Data Center Security: Preparing for Natural Disasters

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Just as data center security is not synonymous with protection from natural disasters, wind and water protection should be treated as separate problems.

The Case for Data Center Security

Natural disasters like Hurricane Sandy and the tornados that swept through parts of Oklahoma can devastate a community, including homes and enterprises. At the enterprise level, storm "products," principally wind and water, can damage, even destroy, vital facilities like data centers.

Just as 9/11 prodded enterprise planners to invest more heavily in physical security, fearing that terrorists might target data centers and other critical infrastructure, concern over climate change has prompted calls for better protection against "the elements." As more than one pundit has observed, we seem to be experiencing a "storm of the century" every few years.

While, in most cases, new data centers can be built in areas not normally exposed to hurricanes, tornados, and floods, safeguarding existing data centers in areas like the Gulf Coast or the Midwest can be challenging. And as Hurricane Sandy demonstrated, the regions vulnerable to severe storms are expanding, as well as the consequences of such exposure. During Sandy, SunGard Availability Services received 342 customer alerts, and 117 disaster declarations.

The process of protecting a data center from wind and water damage has three primary components:

  1. Rendering the data center's physical facilities more damage resistant;
  2. Decentralizing data center operations, both physically and logically; and
  3. Providing for the continuity of data center operations if protective measures fail.

Data Center Security from Natural Disasters

Protecting a data center against a natural disaster is not the same as securing a data center against an unnatural threat (like a terrorist attack). While certain measures, like reinforcing exterior walls, serve both purposes, other measures, like planting trees and shrubbery to help hide the data center from view, may be great for security but bad for protection. In a storm, for example, the trees surrounding the data center could be uprooted by strong winds and propelled like projectiles against data center walls.

Wind and Water Protection May Require Separate Approaches

Just as data center security is not synonymous with protection from natural disasters, wind and water protection should be treated as separate problems. For example, relocating a data center to higher ground may eliminate flooding as a serious issue, but it may increase the data center's exposure to high winds and lightning strikes. If the data center is located near a flood-prone region of the Mississippi River, for example, the tradeoff may be reasonable. If the data center is located in "Tornado Alley," seeking higher elevation may be contraindicated.

Moving Underground Provides the Best Protection for Data Centers

For total protection against natural disasters, whether the effects of hurricanes, tornados, blizzards, floods, or lightning strikes, many experts agree that underground, or subterranean, facilities offer both maximum protection and security.

For example, United States Secure Hosting and Colocation (USSHC) offers a heavily reinforced underground data center which, according to the vendor, is designed to survive even a nearby nuclear blast. In terms of more probable scenarios, the facility, which is located on a dedicated property at an elevation several hundred feet above the nearest flood plain, is virtually immune to flooding and, of course, high winds.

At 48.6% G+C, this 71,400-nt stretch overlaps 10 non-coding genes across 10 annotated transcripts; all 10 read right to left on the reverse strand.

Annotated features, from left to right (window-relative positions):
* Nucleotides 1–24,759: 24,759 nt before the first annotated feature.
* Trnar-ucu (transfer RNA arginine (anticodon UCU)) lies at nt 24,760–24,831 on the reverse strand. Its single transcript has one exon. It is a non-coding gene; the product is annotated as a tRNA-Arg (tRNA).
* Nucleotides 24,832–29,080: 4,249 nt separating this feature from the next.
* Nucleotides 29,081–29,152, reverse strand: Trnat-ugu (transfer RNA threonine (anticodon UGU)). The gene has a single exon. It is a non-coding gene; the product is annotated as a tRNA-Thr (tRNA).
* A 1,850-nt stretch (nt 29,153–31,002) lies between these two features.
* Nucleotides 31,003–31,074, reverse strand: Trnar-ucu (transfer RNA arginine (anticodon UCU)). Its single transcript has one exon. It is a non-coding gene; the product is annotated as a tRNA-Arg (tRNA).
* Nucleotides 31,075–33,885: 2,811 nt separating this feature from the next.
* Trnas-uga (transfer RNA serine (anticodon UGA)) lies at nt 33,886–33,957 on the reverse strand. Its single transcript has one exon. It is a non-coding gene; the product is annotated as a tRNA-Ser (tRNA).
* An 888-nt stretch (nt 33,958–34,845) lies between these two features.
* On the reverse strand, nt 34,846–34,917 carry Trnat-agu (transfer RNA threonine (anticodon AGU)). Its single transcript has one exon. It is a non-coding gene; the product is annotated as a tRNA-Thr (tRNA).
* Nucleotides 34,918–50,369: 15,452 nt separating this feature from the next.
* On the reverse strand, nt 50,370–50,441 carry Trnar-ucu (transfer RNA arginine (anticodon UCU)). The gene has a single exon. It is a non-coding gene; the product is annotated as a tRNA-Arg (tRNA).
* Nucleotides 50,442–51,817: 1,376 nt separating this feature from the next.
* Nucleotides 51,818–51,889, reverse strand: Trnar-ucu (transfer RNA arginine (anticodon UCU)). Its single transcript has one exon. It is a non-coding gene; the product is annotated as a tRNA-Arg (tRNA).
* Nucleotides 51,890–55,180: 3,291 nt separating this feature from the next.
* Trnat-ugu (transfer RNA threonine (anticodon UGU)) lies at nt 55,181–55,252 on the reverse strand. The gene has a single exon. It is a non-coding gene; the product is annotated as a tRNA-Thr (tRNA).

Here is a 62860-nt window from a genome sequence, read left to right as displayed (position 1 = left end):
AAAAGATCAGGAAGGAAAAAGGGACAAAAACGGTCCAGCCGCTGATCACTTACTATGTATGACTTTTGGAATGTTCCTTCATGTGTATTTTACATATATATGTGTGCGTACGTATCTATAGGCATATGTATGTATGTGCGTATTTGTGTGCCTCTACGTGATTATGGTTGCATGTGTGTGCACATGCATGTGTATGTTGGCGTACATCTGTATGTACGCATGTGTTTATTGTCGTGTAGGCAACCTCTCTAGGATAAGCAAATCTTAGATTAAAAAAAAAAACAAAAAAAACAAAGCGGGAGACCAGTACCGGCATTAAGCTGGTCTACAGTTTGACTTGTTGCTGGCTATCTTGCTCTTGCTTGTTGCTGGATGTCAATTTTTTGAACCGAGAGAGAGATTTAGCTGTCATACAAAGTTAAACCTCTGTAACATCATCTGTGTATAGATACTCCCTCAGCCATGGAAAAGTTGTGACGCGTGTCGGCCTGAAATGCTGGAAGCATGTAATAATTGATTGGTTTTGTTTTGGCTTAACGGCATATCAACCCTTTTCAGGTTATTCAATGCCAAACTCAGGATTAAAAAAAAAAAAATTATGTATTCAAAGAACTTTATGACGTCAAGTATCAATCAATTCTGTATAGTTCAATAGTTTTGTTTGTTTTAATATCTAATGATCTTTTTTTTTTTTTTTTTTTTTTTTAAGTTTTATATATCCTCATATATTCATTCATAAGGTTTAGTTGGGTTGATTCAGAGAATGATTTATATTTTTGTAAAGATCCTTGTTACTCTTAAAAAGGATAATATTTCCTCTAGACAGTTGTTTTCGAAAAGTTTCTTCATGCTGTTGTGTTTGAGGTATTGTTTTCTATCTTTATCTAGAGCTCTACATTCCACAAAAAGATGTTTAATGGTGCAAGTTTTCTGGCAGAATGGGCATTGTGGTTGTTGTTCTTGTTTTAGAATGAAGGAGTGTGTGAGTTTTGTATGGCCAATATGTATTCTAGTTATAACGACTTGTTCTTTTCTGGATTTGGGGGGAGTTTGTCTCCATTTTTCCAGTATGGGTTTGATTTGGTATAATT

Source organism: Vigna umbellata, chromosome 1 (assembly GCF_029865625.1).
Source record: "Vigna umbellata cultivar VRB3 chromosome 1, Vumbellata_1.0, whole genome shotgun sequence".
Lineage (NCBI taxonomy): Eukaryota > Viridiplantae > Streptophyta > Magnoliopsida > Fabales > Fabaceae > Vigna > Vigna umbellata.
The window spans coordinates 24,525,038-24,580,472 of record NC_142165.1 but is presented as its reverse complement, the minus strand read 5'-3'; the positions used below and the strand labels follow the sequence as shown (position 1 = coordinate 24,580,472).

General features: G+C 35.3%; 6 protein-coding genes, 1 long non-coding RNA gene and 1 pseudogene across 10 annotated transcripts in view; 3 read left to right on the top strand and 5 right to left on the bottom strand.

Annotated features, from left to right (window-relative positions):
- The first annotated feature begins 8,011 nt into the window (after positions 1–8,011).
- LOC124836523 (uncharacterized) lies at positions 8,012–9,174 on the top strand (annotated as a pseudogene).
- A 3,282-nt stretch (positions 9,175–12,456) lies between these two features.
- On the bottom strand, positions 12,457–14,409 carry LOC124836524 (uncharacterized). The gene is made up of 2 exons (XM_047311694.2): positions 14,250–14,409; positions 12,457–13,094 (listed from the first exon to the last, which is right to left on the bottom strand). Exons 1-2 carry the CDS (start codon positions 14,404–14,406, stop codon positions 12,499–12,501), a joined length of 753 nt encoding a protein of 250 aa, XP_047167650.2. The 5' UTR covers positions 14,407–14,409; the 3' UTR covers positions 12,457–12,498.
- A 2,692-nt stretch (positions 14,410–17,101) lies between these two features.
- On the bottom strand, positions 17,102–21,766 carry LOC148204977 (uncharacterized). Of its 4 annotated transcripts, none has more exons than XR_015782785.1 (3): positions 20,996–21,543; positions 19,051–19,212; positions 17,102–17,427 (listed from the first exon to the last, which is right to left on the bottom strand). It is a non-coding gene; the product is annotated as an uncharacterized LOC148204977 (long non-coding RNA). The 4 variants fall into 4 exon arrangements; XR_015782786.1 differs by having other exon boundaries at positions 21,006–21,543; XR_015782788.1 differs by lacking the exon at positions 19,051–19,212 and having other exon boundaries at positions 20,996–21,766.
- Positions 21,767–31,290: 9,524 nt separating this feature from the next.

Data Center Protection Best Practices

Protecting a data center against wind and water damage has several dimensions. For a new data center, enterprise planners should focus on disaster avoidance and resiliency. For an existing data center, they should concentrate on disaster remediation and recovery. Remediation normally means retrofitting the data center to provide greater disaster resistance, provided such modifications can be made economically. In this regard, a cost/benefit analysis is essential. Relevant factors include weather history; damage, if any, from previous storms; and weather trends (which incorporate climate change as an important indicator of future events).

Protecting New Data Centers

Right Location 

While it may seem obvious, build in areas not subject to severe storms. For example, enterprise planners tend to avoid areas around the San Andreas fault for fear of earthquakes. Similarly, planners worried about the effects of high water and high winds should avoid areas with a history of hurricanes and tornados.

Dual Centers 

If financially feasible, build two data centers, not one. Thus, if one data center suffers storm damage, the other data center can continue vital enterprise operations. While this scenario may seem unlikely, consider, for example, that some events, especially tornados, are often highly localized. A tornado could destroy one data center while leaving its companion facility, located just several miles away, untouched.  

Standards Based

Build any new data center according to industry best practices. One such standard is ANSI/BICSI 002-2011, Data Center Design and Implementation Best Practices. BICSI 002, which was updated in 2011, "sets forth requirements, recommendations and additional information that should be considered when working with critical systems, like the electrical, mechanical, and telecommunication networks, as well as other significant needs, such as site selection, security, and building needs."

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